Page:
Sagesse, the narrator of Claire Messud's The Last Life, dwells several times on the pluperfect or plus-que-parfait--"I had promised, and I tried" (39). Like Briege Duffaud's A Wreath upon the Dead, The Last Life wonders when, exactly, a crisis can be said to have its beginnings. As the pluperfect tense suggests, there is always a past behind the past; every crucial event follows on some other crucial event, in a never-ending chain of causes and effects that fatally undermines any attempt to explain the life of a person or of a nation. Haunted by her father's suicide, Sagesse wonders what, if anything, could have been done to avert it:
The abiding question too, for me, was this, and remains this: was it fate? Is our ending inscribed in our beginning--and, if so, in whose beginning? In his own, or mine, or Etienne's? Or in his father's, or in the very distant footsteps of Tata Christine, who returned to France and could not abide it, who retreated to the mountains of Algeria, became African in her very soul? Was my father locked in a destiny, visible or invisible, from which no turning could have spared him? Was it that tense which locked him, perhaps, the pluperfect: the turning before he knew there was a turning, the choice made before he had known there was such a thing as choice, so that any future he might have wanted glimmered in that unreachable place, the might-have-been? (331)
As these questions suggest, Sagesse is very much concerned with consciousness as a process not simply of loss, but of inevitable loss recognized far too late. Autonomous choice is an illusion: each character (with one important exception) yearns to act freely, but each purportedly "free" act proves to be overwritten with other acts, other stories. Each choice takes on its full meaning only in retrospect--in other words, when it is too late to realize that there was an alternative path, let alone act on it. And, as in a kaleidoscope, each possible path takes on new meaning once narrated from a different point-of-view. Sagesse's American mother and her pied-noir grandmother tell Sagesse multiple stories about her father and grandfather, stories which conflict but which nevertheless also suggest the multiple turnings-before-turnings shaping each character.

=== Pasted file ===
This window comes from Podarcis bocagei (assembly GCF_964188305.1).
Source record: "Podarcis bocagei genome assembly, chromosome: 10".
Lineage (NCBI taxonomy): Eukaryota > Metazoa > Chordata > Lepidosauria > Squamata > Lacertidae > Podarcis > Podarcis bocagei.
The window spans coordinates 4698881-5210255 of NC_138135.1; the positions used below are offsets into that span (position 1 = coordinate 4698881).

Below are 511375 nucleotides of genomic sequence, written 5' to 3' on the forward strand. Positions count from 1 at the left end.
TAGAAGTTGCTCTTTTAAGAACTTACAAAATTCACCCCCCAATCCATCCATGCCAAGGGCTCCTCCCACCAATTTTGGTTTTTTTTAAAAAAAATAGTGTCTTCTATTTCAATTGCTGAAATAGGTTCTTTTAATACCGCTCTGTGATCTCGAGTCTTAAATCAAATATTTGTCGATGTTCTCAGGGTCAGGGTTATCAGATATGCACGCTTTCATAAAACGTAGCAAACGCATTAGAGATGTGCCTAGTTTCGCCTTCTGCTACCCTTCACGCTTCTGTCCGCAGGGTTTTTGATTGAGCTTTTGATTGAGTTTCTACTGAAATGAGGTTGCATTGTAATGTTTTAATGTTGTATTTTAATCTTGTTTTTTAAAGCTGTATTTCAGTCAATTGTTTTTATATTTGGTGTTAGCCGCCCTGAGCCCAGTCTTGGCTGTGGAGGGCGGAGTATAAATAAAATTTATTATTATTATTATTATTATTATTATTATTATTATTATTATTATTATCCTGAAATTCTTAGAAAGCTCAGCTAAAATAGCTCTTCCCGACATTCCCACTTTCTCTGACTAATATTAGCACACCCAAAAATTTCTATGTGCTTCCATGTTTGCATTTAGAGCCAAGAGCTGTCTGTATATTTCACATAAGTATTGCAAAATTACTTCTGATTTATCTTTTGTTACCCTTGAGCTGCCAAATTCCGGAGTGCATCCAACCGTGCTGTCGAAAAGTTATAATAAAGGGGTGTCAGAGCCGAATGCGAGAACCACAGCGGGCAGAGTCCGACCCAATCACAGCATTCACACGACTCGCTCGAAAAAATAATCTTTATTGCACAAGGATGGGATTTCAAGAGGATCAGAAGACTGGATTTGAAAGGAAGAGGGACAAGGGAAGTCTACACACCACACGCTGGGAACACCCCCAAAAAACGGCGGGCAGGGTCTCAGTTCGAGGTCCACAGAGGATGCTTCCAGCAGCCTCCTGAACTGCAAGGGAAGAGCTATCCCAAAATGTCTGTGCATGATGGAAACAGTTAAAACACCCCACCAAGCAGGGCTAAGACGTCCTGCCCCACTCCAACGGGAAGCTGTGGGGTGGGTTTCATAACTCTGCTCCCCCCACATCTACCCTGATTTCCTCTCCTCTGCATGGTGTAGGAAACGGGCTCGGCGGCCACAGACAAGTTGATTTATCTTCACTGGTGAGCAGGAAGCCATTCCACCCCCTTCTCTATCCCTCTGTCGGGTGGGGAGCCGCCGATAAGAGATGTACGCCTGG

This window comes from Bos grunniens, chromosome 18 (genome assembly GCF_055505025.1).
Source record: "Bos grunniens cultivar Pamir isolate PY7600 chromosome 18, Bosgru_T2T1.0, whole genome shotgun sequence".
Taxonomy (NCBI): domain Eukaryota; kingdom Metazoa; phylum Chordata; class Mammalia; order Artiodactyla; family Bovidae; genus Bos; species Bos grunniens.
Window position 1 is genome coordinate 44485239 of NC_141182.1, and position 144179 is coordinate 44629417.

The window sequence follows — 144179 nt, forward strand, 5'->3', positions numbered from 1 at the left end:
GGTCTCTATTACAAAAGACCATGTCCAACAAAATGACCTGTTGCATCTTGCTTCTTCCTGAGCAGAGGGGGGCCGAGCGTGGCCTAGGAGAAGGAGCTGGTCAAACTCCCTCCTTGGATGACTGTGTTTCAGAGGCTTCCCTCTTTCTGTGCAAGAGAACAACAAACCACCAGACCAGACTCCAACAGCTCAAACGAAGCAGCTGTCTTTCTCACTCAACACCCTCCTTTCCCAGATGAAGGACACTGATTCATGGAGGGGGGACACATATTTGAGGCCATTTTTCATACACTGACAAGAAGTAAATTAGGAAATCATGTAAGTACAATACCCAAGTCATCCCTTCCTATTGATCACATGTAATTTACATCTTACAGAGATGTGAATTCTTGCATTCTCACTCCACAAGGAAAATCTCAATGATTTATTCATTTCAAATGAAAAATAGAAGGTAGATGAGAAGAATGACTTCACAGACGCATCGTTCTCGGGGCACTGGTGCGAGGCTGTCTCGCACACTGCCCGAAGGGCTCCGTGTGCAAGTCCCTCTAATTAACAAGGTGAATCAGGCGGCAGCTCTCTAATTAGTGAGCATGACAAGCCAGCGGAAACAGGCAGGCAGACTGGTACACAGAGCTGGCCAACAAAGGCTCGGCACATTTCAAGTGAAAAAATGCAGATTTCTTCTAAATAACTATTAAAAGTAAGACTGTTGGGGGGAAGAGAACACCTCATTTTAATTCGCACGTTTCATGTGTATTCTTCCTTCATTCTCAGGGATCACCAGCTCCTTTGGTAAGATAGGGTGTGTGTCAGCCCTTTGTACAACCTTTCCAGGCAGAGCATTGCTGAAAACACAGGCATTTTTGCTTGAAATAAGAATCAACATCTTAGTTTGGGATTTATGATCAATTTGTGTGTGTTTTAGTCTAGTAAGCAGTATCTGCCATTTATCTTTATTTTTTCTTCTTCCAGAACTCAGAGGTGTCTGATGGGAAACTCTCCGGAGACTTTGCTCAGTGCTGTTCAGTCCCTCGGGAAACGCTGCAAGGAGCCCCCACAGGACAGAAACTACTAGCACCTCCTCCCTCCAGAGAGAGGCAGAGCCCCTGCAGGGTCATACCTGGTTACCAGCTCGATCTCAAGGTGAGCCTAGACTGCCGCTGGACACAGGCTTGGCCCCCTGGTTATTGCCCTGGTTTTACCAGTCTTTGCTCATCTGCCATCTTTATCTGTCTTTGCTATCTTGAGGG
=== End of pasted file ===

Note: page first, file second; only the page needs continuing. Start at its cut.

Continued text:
Etienne, Sagesse's brother, acts as a limit-point of sorts. Permanently disabled when he was deprived of oxygen for too long at birth, Etienne Parfait (Sagesse makes good use of the pun) has no apparent consciousness whatsoever: unable to speak, take care of himself, walk, or (as far as anyone can tell) think, Etienne is permanently relegated to the status of a paradoxically non-witnessing witness. On the one hand, Etienne seems to be both an object and an event; his birth, after all, is yet another one of the beginnings that leads to his father's eventual collapse. On the other hand, Etienne's family treats him as a putative subject, the repository of their own guilts. (As Sagesse observes near the novel's end, "We believe about Etienne the things that we need to" [392-93].) The most blatant example of this latter mode is when Sagesse discovers Etienne in the family's elevator, where their father has stowed him while he commits adultery with the nurse. Clearly, Sagesse's father feels some compunction about his son witnessing the act--and yet, Sagesse says of Etienne's time in the elevator, "How many hours? How many times? But this must of necessity be overlooked, because there is no one to tell it and nothing to say" (223). Etienne, the one character incapable of even the illusion of choice, is also the one character without the illusion of a point-of-view; even though his presence indelibly shapes the family, Etienne is nevertheless "no one" even in his own story. But Sagesse interprets Etienne's position not as pathological, but as reality. In this novel, characters struggle, more or less, for liberty, only to discover that they cannot act freely--that, in fact, they may not be able to act at all. Etienne is an accident and a cause, but he can exert no conscious effect; he is in the story without being able to shape it. And that, Sagesse concludes, is what lurks behind our fantasies of agency: "How is any one of us different from my brother, I am led to ask; and the obvious answer is, for all our stories, not at all" (331).